Posted:   Sep 28, 2010 - 12:48 PM   
 By:   Dan Hobgood   (Member)

Woops--not the first to notice, evidently.

Carry on. smile

D.H.

 
 Posted:   Sep 28, 2010 - 12:56 PM   
 By:   David-R.   (Member)

I iz a collij stoodint. smile

Second-semester freshmen here at Liberty University in Lynchburg, VA!
I am studying government and hoping to get into their accredited law school.

 
 Posted:   Sep 28, 2010 - 1:12 PM   
 By:   MusicMad   (Member)

Having decided not to go to Uni, I then changed my mind when a good (school) friend mentioned a course to me which looked interesting ... and it meant putting off work for another three years.

I didn't do too well ... I graduated (just) and left with some debt (miniscule compared with the graduates of today, such as my son) but am forever grateful to friend Steve as Uni was where I met my wife to be ... etc.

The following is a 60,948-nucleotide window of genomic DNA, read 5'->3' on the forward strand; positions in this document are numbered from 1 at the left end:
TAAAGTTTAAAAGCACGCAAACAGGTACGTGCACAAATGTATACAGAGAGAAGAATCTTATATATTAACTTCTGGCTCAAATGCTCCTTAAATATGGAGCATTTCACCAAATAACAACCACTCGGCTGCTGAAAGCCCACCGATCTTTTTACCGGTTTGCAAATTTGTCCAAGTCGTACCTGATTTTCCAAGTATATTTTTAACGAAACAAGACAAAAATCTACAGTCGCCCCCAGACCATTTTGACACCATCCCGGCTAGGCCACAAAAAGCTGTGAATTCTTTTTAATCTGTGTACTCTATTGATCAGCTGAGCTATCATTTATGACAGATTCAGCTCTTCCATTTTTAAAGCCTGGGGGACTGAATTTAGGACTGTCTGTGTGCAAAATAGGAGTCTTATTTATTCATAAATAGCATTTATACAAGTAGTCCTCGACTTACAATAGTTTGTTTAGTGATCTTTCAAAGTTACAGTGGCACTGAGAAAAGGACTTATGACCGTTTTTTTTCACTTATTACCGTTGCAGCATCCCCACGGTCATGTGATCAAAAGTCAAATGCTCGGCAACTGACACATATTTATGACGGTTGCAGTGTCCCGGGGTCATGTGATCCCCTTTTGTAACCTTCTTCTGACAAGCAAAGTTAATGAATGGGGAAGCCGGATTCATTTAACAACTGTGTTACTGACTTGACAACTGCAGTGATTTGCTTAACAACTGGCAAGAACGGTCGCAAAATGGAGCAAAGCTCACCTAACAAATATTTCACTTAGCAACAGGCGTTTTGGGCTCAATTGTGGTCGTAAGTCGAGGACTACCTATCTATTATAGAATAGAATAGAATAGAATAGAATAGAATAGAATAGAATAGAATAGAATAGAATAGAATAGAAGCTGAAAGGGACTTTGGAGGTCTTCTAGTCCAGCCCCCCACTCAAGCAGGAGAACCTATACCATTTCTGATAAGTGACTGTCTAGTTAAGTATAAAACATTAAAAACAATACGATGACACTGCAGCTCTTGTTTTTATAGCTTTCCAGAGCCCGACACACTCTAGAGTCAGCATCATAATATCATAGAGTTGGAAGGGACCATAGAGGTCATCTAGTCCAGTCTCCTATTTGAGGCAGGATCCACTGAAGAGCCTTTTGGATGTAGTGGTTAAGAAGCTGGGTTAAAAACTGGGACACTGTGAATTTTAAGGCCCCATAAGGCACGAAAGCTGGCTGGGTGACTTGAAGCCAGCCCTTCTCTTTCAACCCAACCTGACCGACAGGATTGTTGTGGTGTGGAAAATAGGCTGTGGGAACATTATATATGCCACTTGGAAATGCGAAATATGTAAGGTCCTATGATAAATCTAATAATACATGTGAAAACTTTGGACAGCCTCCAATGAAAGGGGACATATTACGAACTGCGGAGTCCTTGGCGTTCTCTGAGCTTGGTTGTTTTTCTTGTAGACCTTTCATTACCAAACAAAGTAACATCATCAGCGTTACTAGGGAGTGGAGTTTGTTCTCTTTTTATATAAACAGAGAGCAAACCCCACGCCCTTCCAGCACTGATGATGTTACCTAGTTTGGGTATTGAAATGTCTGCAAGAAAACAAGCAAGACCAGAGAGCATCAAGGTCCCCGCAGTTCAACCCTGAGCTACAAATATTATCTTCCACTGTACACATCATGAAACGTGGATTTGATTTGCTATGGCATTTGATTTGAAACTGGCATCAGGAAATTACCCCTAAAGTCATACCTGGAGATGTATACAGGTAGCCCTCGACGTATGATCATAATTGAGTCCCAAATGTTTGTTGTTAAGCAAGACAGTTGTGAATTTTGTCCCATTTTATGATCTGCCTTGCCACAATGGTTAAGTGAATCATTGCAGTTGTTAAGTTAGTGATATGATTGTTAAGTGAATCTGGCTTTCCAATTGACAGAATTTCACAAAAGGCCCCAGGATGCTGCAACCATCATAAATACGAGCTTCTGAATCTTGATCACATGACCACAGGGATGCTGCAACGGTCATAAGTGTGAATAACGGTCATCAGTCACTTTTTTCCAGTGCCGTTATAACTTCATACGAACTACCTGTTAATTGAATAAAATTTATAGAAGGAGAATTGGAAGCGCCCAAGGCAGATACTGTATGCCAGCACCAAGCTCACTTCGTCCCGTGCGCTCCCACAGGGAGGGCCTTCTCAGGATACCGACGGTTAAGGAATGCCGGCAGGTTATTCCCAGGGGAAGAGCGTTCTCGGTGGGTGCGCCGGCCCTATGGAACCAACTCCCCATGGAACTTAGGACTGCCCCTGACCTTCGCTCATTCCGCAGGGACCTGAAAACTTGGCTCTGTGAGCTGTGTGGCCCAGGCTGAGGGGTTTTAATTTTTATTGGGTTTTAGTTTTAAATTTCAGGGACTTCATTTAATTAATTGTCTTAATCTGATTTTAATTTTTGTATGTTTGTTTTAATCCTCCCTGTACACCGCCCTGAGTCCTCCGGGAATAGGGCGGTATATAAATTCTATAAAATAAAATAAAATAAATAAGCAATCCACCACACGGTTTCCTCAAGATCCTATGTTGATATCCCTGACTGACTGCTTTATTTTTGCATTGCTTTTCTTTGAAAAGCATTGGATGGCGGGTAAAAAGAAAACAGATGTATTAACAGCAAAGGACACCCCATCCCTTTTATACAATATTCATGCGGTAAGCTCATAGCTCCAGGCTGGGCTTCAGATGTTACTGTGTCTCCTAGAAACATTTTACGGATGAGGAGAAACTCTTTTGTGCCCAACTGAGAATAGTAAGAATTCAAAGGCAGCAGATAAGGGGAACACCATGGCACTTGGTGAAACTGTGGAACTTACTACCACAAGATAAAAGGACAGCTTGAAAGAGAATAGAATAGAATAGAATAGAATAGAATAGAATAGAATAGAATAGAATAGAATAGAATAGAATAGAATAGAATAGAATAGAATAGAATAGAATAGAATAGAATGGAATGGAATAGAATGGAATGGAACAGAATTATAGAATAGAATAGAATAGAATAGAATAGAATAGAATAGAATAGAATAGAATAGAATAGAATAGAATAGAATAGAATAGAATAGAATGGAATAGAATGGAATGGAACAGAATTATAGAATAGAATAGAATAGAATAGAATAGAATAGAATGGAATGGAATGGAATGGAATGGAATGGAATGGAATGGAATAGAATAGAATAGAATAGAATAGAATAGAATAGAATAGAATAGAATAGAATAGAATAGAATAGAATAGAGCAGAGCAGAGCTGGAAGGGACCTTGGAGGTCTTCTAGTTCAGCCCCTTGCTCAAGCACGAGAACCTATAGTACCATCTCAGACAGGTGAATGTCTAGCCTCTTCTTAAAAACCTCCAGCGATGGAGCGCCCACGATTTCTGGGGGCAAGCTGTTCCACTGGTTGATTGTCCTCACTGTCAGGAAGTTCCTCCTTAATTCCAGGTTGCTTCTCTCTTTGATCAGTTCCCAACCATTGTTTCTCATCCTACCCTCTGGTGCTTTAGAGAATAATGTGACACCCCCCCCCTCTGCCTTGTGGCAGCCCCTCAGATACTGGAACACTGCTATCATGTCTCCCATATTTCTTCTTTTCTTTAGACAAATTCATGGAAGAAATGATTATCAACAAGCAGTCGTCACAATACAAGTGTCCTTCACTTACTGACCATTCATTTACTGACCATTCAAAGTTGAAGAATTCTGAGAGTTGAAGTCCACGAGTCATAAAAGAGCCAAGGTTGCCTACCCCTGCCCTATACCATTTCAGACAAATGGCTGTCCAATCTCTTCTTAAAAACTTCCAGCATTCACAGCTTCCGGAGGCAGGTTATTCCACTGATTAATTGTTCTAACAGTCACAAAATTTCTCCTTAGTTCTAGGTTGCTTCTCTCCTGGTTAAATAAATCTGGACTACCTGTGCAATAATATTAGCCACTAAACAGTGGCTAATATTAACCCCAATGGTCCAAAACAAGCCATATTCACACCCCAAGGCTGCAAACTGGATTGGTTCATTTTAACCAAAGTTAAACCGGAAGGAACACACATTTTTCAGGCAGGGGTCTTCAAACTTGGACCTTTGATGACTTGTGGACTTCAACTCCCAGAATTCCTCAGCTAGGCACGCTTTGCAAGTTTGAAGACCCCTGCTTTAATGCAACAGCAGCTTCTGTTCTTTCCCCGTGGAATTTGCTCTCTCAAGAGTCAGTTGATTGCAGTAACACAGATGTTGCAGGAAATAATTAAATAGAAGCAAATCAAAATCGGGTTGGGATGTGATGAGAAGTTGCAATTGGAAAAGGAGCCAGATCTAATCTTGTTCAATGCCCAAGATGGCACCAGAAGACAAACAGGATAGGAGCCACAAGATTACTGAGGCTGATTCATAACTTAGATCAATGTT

The course? I was one of approx. 30 studying MORSE (or, expressed correctly: M.OR.S.E.) - we were the second year's intake. Some 34 years later the course is going strong (100+ a year now) and the pre-requisite school results are extremely high*.

Did it get me anywhere? I realised very soon after graduating that the degree was merely a stepping-stone, a way into one of the big firms. Degrees are worth far less now ... frown

Oh, and yes, I, too, cringed at the "Whom" - I believe this is the ablative when the text calls for the nominative!

* the story goes that one applicant queried whether he was intelligent enough to study the course and the course tutor replied that if said applicant was doubtful of his abilities he should apply to Cambridge instead!

 
 
 Posted:   Sep 28, 2010 - 1:35 PM   
 By:   Thor   (Member)